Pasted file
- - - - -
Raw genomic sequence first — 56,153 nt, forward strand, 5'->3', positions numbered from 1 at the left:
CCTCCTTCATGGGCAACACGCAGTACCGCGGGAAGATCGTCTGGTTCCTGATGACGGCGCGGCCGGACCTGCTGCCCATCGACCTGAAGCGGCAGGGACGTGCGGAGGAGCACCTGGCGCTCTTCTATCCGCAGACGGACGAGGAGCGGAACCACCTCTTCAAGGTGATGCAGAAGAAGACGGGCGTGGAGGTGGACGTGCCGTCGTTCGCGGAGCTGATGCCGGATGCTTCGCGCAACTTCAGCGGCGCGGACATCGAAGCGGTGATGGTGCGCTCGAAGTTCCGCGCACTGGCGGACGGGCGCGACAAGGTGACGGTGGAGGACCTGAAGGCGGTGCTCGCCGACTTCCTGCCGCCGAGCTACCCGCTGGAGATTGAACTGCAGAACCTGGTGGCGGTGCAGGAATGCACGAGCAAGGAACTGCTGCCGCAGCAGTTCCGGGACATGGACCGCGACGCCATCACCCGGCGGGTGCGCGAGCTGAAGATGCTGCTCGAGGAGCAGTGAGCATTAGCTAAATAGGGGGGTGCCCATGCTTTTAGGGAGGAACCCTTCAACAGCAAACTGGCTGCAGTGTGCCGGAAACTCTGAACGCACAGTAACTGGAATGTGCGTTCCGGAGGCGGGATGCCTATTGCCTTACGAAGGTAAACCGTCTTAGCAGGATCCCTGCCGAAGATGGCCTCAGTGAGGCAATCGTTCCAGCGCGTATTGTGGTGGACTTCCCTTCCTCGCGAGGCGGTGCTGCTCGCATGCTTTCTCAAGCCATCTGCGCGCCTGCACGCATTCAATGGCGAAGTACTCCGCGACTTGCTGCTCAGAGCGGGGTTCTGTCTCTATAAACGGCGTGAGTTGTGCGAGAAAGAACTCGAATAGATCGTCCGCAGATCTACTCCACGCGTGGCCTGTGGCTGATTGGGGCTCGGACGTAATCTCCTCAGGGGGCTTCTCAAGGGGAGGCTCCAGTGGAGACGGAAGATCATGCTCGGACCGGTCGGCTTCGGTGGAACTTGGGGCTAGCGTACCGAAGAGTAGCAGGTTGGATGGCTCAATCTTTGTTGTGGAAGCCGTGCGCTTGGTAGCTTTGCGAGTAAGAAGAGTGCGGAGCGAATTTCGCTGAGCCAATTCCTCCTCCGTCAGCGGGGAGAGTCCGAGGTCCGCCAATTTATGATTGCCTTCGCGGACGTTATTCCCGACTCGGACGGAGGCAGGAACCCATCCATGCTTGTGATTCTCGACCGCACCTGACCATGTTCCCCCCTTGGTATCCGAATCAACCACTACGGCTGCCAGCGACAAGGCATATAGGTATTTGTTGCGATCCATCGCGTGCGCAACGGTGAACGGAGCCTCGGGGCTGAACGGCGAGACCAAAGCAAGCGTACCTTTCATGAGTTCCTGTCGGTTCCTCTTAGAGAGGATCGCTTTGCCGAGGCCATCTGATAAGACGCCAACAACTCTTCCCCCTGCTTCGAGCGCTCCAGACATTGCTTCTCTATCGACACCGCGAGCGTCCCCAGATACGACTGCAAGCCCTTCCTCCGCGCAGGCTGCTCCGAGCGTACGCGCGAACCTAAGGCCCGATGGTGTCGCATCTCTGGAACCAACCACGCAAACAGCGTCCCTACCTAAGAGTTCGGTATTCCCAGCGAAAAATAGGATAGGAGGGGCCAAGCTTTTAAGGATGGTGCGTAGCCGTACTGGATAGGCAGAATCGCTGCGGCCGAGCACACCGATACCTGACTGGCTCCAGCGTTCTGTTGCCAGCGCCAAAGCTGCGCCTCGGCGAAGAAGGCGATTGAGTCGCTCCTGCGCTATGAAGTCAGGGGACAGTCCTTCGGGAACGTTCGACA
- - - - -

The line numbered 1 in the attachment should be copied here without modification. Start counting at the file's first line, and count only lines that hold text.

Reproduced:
Raw genomic sequence first — 56,153 nt, forward strand, 5'->3', positions numbered from 1 at the left: